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Local research in Africa: a glimpse at possibilities in Niger

At the core of the conclusions reached by the Lancet Commission on the future of health in sub-Saharan Africa published last September is a sense of possibility for what Africans can and must accomplish to level their populations' health with the rest of the world's by 2030. Among the key requirements are the home-bred, tailored solutions that a greater local research capacity and leadership would produce to respond to the challenges ahead. At the first Epicentre Niger Scientific Day held in Niamey on January 25, there were signs that the message is on point and the optimism justified.

Making waves: can radio reduce child mortality?

In The Lancet Global Health, Sophie Sarrassat and colleagues report on the first cluster randomised controlled trial of a radio intervention to reduce child mortality. The study is exceptional in its design and ambition: a systematic review of 111 mass media interventions to improve child survival found that only 32 used moderate to strong evaluation designs and only one measured an actual health outcome.2This elegant Burkinabé trial bucks all trends.

Countdown to 2030: tracking progress towards universal coverage for reproductive, maternal, newborn, and child health

Building upon the successes of Countdown to 2015, Countdown to 2030 aims to support the monitoring and measurement of women's, children's, and adolescents' health in the 81 countries that account for 95% of maternal and 90% of all child deaths worldwide. To achieve the Sustainable Development Goals by 2030, the rate of decline in prevalence of maternal and child mortality, stillbirths, and stunting among children younger than 5 years of age needs to accelerate considerably compared with progress since 2000.

The case for a regional approach to publication impact

Healthcare-related research is largely regional. Put simply, this is because disease burdens differ between world regions. Even global burdens, such as ischaemic heart disease and cancer, display distinctive characteristics in certain regions that are not seen in others. Regional differences in infrastructure, resources and human capital further compound the differences seen, as they affect the way in which the local scientific community can interact with the local disease burden. As such, it seems fair to assume that healthcare-related research ought to be regionally distributed.

Qualitative evidence to improve guidelines and health decision-making

As governments are developing schemes for universal health coverage (UHC) and progressing towards the sustainable development goals (SDGs), they need relevant and context-sensitive evidence to support different policies and interventions. Decision-makers are increasingly using qualitative evidence to understand various socioeconomic contexts, health systems and communities.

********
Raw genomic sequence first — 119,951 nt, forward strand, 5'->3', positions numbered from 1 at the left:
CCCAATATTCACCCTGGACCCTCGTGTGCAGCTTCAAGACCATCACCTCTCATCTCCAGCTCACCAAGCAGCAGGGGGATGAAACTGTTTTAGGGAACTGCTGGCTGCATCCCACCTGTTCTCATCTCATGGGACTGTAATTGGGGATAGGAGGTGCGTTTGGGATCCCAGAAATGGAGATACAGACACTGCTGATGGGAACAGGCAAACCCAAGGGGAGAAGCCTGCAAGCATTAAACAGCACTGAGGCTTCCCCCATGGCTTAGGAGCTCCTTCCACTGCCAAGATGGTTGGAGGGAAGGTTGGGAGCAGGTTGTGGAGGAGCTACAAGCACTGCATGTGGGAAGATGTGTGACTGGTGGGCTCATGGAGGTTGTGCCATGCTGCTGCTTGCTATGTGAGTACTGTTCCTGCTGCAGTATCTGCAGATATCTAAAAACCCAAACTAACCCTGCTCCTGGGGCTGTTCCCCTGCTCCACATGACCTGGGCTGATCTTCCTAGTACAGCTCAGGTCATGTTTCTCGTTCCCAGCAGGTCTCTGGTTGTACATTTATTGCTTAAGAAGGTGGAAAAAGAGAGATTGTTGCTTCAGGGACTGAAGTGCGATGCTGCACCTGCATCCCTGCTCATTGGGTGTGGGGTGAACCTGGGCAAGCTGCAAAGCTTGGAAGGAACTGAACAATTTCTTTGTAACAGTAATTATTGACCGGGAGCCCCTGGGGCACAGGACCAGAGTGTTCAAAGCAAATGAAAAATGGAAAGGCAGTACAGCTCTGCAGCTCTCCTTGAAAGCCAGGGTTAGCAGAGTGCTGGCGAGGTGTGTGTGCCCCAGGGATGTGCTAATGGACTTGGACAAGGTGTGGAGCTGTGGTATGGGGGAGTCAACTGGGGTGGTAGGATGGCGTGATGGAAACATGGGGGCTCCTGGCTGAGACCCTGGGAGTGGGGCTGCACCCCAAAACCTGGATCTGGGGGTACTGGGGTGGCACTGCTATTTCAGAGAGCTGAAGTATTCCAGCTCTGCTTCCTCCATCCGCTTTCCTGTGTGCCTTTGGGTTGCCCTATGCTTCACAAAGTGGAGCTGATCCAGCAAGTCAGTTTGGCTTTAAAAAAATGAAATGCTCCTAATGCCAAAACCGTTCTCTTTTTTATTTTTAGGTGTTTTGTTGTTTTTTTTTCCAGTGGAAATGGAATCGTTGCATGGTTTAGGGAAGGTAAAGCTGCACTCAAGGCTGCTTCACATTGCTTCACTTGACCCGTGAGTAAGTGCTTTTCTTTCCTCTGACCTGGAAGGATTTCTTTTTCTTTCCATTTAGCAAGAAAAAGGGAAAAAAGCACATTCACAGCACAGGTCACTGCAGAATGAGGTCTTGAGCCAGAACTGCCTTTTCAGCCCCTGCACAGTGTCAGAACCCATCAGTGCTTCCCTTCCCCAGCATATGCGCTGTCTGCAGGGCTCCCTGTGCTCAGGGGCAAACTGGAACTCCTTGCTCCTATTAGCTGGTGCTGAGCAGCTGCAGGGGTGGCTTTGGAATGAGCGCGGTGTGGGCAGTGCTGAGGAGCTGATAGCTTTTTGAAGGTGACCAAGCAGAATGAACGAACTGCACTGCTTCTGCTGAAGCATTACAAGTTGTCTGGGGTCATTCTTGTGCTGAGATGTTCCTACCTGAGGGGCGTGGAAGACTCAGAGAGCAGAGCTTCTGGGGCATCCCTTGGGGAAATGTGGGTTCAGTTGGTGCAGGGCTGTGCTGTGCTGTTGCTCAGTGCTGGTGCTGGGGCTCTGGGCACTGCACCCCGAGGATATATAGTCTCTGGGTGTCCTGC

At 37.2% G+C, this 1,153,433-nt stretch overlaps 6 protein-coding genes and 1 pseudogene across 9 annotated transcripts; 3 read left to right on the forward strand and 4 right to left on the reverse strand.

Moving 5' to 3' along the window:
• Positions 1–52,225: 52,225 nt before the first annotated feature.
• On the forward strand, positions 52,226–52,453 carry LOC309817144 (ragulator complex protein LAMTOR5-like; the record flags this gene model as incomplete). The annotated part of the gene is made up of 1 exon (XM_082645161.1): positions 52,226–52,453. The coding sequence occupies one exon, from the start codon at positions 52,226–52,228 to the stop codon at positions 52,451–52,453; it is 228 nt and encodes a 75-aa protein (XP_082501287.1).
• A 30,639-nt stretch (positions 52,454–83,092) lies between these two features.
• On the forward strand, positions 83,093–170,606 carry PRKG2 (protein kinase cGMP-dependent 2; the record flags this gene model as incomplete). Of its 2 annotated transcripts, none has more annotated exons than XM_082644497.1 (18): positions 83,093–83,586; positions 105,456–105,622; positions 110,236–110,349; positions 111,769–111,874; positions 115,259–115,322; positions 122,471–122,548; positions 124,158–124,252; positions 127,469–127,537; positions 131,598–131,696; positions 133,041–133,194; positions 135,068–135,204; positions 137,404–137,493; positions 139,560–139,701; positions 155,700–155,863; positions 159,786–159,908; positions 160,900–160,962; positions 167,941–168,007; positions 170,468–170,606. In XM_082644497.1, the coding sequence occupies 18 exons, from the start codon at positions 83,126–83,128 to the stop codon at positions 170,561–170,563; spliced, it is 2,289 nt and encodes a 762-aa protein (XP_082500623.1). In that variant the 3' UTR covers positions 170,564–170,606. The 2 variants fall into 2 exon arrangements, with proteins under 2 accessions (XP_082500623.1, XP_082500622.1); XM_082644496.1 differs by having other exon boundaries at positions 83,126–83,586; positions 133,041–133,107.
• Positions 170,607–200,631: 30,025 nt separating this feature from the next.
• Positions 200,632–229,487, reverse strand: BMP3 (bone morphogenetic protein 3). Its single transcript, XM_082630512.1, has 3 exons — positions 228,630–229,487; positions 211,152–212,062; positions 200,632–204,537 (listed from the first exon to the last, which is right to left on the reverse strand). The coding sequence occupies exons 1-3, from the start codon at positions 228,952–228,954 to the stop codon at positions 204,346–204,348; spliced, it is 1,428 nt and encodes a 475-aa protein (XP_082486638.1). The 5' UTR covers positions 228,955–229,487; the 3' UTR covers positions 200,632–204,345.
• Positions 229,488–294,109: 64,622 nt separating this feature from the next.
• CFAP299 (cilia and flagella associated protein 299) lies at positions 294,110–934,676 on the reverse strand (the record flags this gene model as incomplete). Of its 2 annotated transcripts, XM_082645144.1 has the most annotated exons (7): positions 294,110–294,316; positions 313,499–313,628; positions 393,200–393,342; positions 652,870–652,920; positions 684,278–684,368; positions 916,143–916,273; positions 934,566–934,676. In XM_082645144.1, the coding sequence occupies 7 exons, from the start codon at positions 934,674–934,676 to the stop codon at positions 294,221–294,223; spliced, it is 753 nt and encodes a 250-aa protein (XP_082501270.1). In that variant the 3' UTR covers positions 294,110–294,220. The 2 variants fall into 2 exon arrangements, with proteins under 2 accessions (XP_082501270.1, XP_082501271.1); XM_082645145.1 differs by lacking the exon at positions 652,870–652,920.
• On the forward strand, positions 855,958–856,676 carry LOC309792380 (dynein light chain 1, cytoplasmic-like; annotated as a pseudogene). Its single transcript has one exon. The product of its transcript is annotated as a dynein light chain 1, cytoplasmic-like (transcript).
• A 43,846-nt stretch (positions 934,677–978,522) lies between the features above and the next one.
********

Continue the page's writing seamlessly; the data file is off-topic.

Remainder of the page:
Ethics in public health: call for shared moral public health literacy

Public Health (PH) in Europe has become much more vocal about its moral understandings since 1992. The rising awareness that PH issues were inseparable from issues of human rights and social justice almost self-evidently directed the agenda of EUPHA and the European Public Health (EPH)-conferences. Problems of cultural and behavioural change, and environmental issues on a global scale were also added.

Open Access Scholarly Journal Publishing in Chinese

'The research literature on open access (OA) publishing has mainly dealt with journals publishing in English, and studies focusing on OA journals in other languages are less common. This article addresses this gap via a case study focusing on Chinese-language OA journals. It starts with the identification of the major characteristics of this market, followed by eight semi-structured interviews to explore the key motivations behind Chinese-language OA publishing and perceived barriers.

Research capacity in Africa—will the sun rise again?

The Lancet Global Health and The Lancet Diabetes & Endocrinology attended the SACORE Annual Scientific Meeting in Lilongwe, Malawi, in March, 2016. The enthusiasm and hard work of the students, the quality of presentations of both students and external keynote speakers, and the strong support by faculty were impressive. Many of the research projects were of high quality, although doubtless some could have benefited from more thought regarding appropriate questions to ask to contribute meaningfully to knowledge gaps in Africa.

Where is the policy in health policy and systems research agenda?

In the last 15 years there has been considerable growth in the amount of – and funding for – healtalth policy and systems research. However, research addressing health policy decision-making, across all stages of the policy process, has been relatively neglected....

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